Friday, September 2, 2011

RecommendedReads | So many books, so little time.

Happy Vinayaka Chaturthi!
At the outset The Caterpillar Cafe would like to say that it is a sad day when people are not allowed to tell their stories. The cancellation of the Harud Literary Festival in Kashmir on the back of partisan lobbying is an outrage, especially when it has been based on hearsay. Rahul Pandita's The Autumn of Hypocrisy is a beautiful lament to the freedom of expression. If we stop people telling their stories quietly, how can we blame them when they begin to shout?

Headline: The best new debut authors!
Publication: According to the Guardian Long List
Reshma Says: Looking for something to read? A fantastic new list of debut authors is ripe for the picking. I am salivating at the thought of reading Sidereal by Rachel Boast, who they say is like a confident Seamus Heaney. High Praise indeed! The Collaborator by Mirza Waheed has been receiving rave reviews and is the first on my must- read now. The Night Circus seems to echo The Water for Elephants but other wise the list is chocoblock with newbies that will make your bookshelves sparkle.
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Headline: Do I Have to Read 'Girl With the Dragon Tattoo' Before I See the Movie
Publication: The Atlantic
Reshma Says: “Argh! How could they leave that scene out? How could they possibly cast that singular expression Keira Knightly as Elizabeth?" Books-to-movies is a perennial source of frustration to both fans and directors alike. Be honest, you have always visualized your favorite movie being put to screen. You were the first to run to the cinema when X men hit the screens and you waited patiently for Lord of the Rings – The Fellowship of the ring to be released even as you refreshed the web page day after day to ogle at Aragon and check if the Uruk-Hai matched your childhood fantasies. No? Ok, ignore that. About 13 movies are coming out this autumn that are based on books-after all novelists do all the hard work to come up with the story that script writers joyfully tear apart. This write up is useful for those who want to know whether to read the books before they watch the movie. I agree with most of it except I would not recommend either reading or watching Twilight after the disastrous films. Sadly I cannot comment on the list having not read many of these books, but I do believe that when in doubt always read the book before the movie.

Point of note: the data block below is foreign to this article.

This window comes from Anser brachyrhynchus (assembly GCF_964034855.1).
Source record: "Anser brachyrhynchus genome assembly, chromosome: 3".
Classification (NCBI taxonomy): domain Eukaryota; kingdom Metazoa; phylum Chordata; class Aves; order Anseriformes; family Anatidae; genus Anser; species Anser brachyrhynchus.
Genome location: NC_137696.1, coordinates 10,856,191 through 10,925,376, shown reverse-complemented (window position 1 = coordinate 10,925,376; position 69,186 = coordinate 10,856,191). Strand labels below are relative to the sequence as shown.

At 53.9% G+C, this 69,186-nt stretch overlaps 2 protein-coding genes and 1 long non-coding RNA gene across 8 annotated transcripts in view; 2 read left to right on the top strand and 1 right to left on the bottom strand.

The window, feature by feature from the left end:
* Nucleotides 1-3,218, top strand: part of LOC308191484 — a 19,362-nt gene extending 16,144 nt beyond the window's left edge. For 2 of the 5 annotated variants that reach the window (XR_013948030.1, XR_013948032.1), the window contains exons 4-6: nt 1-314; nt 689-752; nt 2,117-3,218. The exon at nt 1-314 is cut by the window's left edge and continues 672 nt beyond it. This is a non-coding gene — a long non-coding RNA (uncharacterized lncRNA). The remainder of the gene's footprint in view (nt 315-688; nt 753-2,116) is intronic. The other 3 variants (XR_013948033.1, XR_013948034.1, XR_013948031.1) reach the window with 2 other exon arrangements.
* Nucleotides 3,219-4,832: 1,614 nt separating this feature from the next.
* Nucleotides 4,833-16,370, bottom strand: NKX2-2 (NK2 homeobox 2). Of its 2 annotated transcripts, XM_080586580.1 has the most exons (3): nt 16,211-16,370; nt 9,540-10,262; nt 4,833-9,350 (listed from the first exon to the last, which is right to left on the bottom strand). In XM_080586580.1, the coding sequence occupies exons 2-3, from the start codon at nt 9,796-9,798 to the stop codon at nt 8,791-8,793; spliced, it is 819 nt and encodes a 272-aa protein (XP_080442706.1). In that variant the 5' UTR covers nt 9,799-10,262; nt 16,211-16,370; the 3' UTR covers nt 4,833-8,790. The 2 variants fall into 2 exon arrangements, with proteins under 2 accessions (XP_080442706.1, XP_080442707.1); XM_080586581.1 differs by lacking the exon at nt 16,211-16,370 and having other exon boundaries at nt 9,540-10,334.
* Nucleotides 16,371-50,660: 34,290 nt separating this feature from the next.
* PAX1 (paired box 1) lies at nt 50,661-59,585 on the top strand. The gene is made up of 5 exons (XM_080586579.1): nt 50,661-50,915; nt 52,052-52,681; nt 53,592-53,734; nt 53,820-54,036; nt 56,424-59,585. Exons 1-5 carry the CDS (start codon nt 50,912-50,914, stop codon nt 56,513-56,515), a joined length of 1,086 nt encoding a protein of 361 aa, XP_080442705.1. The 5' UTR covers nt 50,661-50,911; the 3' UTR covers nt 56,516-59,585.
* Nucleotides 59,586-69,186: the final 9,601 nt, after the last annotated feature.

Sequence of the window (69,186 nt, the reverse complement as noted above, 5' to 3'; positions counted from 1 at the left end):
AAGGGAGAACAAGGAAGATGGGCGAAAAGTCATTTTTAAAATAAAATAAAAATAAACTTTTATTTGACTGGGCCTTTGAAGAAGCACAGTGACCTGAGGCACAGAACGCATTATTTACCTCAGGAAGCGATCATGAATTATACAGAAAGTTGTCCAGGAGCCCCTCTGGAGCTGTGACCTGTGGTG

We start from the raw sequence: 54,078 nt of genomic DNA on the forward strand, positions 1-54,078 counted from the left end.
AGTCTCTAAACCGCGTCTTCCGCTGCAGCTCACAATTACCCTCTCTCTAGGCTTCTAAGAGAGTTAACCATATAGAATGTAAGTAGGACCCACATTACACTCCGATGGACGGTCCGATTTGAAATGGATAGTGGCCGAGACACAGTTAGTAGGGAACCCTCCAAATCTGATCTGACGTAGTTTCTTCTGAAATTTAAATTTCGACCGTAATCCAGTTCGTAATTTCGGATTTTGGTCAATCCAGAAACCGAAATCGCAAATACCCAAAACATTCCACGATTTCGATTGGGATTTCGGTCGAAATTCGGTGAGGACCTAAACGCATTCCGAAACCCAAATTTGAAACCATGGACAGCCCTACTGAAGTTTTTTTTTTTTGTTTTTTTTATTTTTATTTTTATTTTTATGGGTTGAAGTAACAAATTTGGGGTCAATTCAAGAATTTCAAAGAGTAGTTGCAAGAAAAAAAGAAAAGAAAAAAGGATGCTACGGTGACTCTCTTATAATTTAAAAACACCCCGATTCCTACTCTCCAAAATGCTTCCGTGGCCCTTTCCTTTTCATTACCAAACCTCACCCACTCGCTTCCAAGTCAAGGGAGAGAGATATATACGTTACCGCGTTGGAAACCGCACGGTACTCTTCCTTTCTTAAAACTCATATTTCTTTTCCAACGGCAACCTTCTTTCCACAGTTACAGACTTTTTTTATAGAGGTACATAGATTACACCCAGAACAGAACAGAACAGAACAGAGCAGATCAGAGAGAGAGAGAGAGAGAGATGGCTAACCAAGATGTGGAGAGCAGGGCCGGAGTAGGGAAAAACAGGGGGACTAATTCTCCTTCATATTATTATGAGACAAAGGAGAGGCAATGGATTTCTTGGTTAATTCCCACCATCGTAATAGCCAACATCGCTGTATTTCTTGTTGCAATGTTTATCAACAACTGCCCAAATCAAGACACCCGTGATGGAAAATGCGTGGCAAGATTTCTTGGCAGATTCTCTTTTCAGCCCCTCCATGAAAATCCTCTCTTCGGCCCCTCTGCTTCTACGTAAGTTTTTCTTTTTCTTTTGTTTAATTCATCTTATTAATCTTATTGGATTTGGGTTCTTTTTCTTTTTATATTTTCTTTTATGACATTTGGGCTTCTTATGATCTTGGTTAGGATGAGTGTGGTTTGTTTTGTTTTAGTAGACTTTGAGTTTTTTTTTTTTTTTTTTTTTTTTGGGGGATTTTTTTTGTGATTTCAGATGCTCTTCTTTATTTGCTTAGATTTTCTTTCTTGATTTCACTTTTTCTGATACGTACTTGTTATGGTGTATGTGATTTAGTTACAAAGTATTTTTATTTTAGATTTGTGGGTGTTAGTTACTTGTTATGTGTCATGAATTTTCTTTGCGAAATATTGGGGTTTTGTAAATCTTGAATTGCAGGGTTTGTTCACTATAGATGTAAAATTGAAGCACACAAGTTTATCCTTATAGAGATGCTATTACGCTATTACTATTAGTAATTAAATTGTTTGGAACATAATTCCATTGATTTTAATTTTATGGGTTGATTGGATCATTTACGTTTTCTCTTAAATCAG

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Should you read Game of Thrones before you start discovering it on HBO?
Reshma Says: Absolutely, even though the HBO adaptation is in fact quite good. The casting has been fantastic and apart from portraying Cersei with a bit too much humanity, the HBO adaptation brings you the sex, intrigue and the sheet ruthlessness of Westeros with startling graphic. For instance they don't shy away from killing of children. However I am curious to know how future books will be adapted. The Feast of crows for instance is a slow read that focuses primarily on politicking with little warfare. And Martin has decided to create parallel timelines that would give HBO episode issues. Also what about scripting minor characters like Davos and Anita. Here is another article on the adaptation of Game of Thrones and True Blood to TV from the Atlantic. Enjoy!
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  1. The Night Circus has me intrigued. But it costs Rs. 990 (eeps) on Flipkart :( I have The Collaborator if you want to borrow... tomorrow.


    Sorry for the outburst. But that's just ridiculous. He's a POV character for heaven's sake. Also, who is Anita? There's no such person in the books.

  3. Ha ha...I love the passionate outburst. I meant a minor POV character in the earlier books. In fact he is getting very major now as I read Dance with dragons and therefore see your point. Sorry I meant Asha Greyjoy not Anita. Have made the change! Thank you!

  4. Cool.

    (BIG SPOILER ALERT) (SURE? REALLY BIG SPOILER ALERT) (GO BACK, YOU IDIOT!) But he practically changes the course of the war by bringing Stannis up to The Wall. (DON'T BE SAD. TOLD YOU NOT TO COME HERE)

    I can't believe I have not read ASOAIF today.

    Freyan, they'll put up your comment. Don't be sad.



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